Make all work visible!

06 Oct

I have recently been working with  some Agile teams who were struggling to deliver their planned velocity.  Stories were identified and estimated, elaborated and planned and the  team started work only to discover that no matter how carefully they planned they were ubable to deliver value at the rate they thought they should.

During a retrospective we discussed why this should be, everyone was conforatble that the time they had estimated was realistic and when tracking tasks their plan vs actual ratio was very close.  

Further  discussion identified that team members were also working on “maintenance” and business-as-usual tasks, but these tasks were not being tracked as part of the team’s work.  We delved deeper and identified that over the previous iteration some of the team had been working on these “high priority” tasks for more than half of their working time. 

We conducted an experiment and wrote story cards for each piece of non-project work the team had been working on, and subtracted the time spent on this work from the available time in the iteration and low-and-behold there was the missing velocity.

Subsequently we’ve made an alteration to the story wall – we put a horizontal line across it with the project stories tracked above the line and non-project work shown below it.  Now our velocity estimates take into account the average time spent on “below-the-line” work (I heard one team refer to these tasks as submarine work), and we’re back on track in terms of estimate-actual velocity delivered, AND the business customers understand why the delivery rate has slowed down – look at the story wall, there’s all this work which is not project related!

A simple change that’s reduced tension and increased communication within and outside the teams.

Posted by Shane Hastie


Posted by on October 6, 2009 in Agile


4 responses to “Make all work visible!

  1. Kevin E. Schlabach

    October 7, 2009 at 4:22 am

    Very good idea and I’ve seen many teams do this… my only question is…

    Where was the scrum master in all of this? Did they notice this problem in advance?

    Maybe they did and helped the team realize this in the retrospective, but this is the kind of thing they should always be looking to understand throughout the sprint!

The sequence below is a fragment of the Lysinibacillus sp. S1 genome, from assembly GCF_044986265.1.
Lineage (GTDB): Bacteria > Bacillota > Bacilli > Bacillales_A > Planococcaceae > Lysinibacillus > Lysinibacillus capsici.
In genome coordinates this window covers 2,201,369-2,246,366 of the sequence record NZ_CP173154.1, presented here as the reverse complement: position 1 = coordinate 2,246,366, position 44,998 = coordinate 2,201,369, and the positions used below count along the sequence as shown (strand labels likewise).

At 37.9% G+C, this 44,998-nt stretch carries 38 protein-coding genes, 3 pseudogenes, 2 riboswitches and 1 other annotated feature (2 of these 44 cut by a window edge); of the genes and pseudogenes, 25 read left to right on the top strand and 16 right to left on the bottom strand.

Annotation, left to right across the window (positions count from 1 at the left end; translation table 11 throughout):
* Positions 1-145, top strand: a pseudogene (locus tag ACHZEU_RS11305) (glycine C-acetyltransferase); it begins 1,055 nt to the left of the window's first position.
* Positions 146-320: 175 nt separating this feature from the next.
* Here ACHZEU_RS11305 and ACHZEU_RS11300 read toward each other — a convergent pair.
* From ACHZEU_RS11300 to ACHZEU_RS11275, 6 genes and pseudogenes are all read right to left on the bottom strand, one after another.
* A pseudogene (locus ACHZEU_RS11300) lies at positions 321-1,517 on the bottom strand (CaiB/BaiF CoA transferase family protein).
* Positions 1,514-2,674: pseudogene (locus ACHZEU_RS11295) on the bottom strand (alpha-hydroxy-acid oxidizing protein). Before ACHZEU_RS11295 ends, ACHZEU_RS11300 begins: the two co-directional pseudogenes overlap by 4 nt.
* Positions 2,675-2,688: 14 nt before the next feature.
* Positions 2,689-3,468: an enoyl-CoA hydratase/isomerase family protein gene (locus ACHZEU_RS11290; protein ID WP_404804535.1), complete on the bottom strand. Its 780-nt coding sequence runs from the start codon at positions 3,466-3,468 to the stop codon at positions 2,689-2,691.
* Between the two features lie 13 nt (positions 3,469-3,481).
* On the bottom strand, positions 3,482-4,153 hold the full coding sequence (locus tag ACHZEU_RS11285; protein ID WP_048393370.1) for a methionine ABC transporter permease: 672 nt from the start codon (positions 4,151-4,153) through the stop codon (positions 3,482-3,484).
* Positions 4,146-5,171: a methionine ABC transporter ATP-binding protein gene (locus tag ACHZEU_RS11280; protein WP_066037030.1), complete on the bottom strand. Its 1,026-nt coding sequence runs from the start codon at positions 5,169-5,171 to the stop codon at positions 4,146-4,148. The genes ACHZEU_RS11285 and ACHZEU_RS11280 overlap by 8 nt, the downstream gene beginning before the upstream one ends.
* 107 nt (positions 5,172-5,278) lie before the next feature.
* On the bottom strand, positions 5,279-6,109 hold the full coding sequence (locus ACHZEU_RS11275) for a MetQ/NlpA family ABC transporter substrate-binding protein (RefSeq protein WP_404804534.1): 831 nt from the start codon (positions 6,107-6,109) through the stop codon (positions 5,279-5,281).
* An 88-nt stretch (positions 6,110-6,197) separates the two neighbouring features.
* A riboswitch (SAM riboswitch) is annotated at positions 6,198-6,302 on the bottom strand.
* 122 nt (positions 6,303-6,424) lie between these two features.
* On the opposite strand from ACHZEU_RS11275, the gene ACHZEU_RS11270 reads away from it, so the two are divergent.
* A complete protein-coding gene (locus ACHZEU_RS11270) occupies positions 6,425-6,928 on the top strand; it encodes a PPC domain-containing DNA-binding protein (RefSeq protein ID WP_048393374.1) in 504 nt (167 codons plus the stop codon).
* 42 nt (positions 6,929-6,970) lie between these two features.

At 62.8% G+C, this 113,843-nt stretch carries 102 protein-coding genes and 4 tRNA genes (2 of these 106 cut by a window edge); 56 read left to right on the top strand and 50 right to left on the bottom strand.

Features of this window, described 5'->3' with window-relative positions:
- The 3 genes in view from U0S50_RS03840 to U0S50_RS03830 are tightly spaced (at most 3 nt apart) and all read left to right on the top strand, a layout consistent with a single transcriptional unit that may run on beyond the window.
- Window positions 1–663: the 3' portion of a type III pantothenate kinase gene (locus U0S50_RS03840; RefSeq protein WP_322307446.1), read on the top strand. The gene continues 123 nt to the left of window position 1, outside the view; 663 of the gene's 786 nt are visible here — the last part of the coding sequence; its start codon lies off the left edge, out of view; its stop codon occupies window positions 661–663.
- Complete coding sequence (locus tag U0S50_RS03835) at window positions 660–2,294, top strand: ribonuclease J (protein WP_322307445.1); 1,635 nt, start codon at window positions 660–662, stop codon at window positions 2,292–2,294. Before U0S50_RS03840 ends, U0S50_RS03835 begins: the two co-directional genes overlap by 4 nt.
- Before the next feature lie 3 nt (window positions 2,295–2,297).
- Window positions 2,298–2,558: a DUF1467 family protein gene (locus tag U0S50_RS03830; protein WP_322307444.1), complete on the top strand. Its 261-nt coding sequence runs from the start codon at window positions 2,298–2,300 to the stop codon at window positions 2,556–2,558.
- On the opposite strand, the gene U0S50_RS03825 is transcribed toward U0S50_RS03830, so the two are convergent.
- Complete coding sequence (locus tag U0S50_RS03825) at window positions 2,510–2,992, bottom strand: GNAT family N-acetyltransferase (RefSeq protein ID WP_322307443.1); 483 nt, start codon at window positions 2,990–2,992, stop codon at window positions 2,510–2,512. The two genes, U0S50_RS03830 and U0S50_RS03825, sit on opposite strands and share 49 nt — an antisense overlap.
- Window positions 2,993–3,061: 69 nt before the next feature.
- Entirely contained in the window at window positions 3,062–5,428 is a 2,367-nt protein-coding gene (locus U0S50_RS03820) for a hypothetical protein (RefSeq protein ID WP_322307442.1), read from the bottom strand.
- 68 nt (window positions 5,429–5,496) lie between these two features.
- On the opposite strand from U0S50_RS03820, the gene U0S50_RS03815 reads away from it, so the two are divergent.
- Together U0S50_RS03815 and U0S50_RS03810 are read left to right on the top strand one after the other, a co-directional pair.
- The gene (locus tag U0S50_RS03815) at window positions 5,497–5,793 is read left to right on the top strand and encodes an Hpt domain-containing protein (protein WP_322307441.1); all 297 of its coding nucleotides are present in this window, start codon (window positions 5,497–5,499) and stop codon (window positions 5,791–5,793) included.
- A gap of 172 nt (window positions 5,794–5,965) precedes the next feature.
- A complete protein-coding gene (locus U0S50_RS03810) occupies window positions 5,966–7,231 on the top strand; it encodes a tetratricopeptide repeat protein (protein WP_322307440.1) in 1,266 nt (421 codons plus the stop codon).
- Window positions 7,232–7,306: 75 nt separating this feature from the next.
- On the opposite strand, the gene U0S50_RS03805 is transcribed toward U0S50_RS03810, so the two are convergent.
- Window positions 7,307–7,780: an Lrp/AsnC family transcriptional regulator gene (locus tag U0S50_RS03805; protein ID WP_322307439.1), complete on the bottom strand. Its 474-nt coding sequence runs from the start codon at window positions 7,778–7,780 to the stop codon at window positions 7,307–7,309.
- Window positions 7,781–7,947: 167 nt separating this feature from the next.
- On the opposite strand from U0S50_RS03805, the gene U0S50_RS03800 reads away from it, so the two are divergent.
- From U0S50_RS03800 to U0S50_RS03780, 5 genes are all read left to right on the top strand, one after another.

2. Shane Hastie

    October 7, 2009 at 8:26 pm

    Thanks for the comment Kevin.

    The scrum master had seen the problem but was struggling with how to address it.

    We came to the “make all work visible” idea in the retrospective.

  3. James King

    October 8, 2009 at 9:58 am

    I really like the idea of adding the unplanned work under the line. It sounds like it presents the information clearly and also reminds the team that they are spending time on work outside the original plan.

    I use an “iteration contents” graph to show this separately (I got the idea from “Manage IT” by Johanna Rothman).

    This chart is good because you can show the percentage of time spent fixing bugs, doing production support, doing unplanned stories and working on the planned work. I find the chart very useful but it means the information is on a separate chart to the burn up chart.

    I might give your approach a go on my next project.

  4. Sharon Robson

    October 16, 2009 at 11:06 am

    I was recently talking to an agile team member who was struggling because he had been allocated to work on seven! (yes!! 7) projects at once. He was working nights and weekends – constantly! I asked him about “sustainable pace” – and he said that in EACH piece of work he was at a sustainable pace – but when they all added up – he was working way too hard! I think making all work visible is a great idea – I am going to recommend that he make his “other” commitments visible as well. what a great solution!


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